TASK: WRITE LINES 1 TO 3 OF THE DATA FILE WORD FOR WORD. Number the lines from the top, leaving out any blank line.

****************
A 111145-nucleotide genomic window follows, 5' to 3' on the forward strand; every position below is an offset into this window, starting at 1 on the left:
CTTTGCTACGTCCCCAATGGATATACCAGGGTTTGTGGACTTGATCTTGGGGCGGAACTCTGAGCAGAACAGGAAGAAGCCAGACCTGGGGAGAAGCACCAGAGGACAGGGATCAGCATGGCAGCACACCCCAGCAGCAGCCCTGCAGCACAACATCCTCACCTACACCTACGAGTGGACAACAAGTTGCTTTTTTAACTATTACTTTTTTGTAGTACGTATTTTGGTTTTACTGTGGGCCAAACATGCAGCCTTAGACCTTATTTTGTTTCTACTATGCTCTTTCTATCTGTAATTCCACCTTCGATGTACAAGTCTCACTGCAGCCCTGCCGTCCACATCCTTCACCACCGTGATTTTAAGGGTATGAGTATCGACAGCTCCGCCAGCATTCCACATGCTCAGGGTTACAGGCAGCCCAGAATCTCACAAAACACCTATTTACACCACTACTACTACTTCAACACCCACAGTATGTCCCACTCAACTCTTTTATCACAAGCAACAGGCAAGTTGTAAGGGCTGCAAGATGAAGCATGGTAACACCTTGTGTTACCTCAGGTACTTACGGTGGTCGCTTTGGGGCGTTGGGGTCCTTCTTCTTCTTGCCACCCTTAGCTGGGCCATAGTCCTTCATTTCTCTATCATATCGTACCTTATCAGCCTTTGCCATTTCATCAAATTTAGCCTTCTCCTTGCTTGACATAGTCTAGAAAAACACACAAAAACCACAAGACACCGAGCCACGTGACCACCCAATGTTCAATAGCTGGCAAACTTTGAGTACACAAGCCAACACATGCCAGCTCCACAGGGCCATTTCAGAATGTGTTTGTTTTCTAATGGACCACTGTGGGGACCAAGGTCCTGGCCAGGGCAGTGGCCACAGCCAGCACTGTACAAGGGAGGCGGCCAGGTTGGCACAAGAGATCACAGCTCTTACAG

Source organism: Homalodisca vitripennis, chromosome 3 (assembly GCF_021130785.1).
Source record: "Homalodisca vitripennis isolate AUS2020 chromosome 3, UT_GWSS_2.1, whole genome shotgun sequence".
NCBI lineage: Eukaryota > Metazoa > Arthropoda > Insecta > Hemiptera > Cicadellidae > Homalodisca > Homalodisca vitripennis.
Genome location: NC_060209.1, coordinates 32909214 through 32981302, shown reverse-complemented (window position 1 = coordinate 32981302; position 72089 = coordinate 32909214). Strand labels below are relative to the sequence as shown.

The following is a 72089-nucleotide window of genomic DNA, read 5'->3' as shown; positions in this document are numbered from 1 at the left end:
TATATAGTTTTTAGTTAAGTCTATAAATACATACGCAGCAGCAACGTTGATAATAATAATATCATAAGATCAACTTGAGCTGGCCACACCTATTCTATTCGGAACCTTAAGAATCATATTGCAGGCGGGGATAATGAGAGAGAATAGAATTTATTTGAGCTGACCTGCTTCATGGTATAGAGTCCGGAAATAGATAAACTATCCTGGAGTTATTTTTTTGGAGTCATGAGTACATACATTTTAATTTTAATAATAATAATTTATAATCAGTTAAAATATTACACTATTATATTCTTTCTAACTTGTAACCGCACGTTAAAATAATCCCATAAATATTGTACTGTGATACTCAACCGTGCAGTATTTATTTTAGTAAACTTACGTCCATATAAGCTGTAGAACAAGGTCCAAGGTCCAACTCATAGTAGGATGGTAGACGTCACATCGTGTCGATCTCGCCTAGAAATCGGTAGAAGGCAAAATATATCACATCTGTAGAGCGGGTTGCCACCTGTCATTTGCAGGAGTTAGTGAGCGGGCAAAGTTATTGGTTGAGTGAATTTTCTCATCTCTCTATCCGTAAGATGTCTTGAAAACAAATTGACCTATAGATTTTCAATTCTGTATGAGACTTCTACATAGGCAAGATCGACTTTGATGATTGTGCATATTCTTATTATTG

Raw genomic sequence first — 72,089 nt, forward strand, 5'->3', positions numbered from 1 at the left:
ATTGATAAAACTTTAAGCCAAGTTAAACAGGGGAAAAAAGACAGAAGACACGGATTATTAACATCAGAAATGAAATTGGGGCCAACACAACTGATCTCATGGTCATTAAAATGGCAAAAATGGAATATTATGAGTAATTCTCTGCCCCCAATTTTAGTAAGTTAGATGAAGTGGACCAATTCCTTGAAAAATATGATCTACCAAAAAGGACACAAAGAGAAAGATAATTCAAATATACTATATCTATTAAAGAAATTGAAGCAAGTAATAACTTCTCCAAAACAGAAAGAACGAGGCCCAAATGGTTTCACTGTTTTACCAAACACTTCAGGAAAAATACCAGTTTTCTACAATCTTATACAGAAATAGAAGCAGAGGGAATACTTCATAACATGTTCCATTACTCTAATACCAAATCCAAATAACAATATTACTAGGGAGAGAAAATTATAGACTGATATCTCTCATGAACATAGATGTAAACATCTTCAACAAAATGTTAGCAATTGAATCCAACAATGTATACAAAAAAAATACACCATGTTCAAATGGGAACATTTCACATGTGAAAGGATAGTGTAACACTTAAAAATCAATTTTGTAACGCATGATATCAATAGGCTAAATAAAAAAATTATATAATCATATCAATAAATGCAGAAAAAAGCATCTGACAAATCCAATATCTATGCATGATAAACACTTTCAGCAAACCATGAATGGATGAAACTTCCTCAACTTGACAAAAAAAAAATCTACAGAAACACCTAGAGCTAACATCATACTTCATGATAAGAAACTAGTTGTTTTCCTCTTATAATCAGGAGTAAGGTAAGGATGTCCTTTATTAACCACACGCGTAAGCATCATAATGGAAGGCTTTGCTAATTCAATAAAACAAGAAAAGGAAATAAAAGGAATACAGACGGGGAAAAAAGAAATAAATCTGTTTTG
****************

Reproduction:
A 111145-nucleotide genomic window follows, 5' to 3' on the forward strand; every position below is an offset into this window, starting at 1 on the left:
CTTTGCTACGTCCCCAATGGATATACCAGGGTTTGTGGACTTGATCTTGGGGCGGAACTCTGAGCAGAACAGGAAGAAGCCAGACCTGGGGAGAAGCACCAGAGGACAGGGATCAGCATGGCAGCACACCCCAGCAGCAGCCCTGCAGCACAACATCCTCACCTACACCTACGAGTGGACAACAAGTTGCTTTTTTAACTATTACTTTTTTGTAGTACGTATTTTGGTTTTACTGTGGGCCAAACATGCAGCCTTAGACCTTATTTTGTTTCTACTATGCTCTTTCTATCTGTAATTCCACCTTCGATGTACAAGTCTCACTGCAGCCCTGCCGTCCACATCCTTCACCACCGTGATTTTAAGGGTATGAGTATCGACAGCTCCGCCAGCATTCCACATGCTCAGGGTTACAGGCAGCCCAGAATCTCACAAAACACCTATTTACACCACTACTACTACTTCAACACCCACAGTATGTCCCACTCAACTCTTTTATCACAAGCAACAGGCAAGTTGTAAGGGCTGCAAGATGAAGCATGGTAACACCTTGTGTTACCTCAGGTACTTACGGTGGTCGCTTTGGGGCGTTGGGGTCCTTCTTCTTCTTGCCACCCTTAGCTGGGCCATAGTCCTTCATTTCTCTATCATATCGTACCTTATCAGCCTTTGCCATTTCATCAAATTTAGCCTTCTCCTTGCTTGACATAGTCTAGAAAAACACACAAAAACCACAAGACACCGAGCCACGTGACCACCCAATGTTCAATAGCTGGCAAACTTTGAGTACACAAGCCAACACATGCCAGCTCCACAGGGCCATTTCAGAATGTGTTTGTTTTCTAATGGACCACTGTGGGGACCAAGGTCCTGGCCAGGGCAGTGGCCACAGCCAGCACTGTACAAGGGAGGCGGCCAGGTTGGCACAAGAGATCACAGCTCTTACAG

Source organism: Homalodisca vitripennis, chromosome 3 (assembly GCF_021130785.1).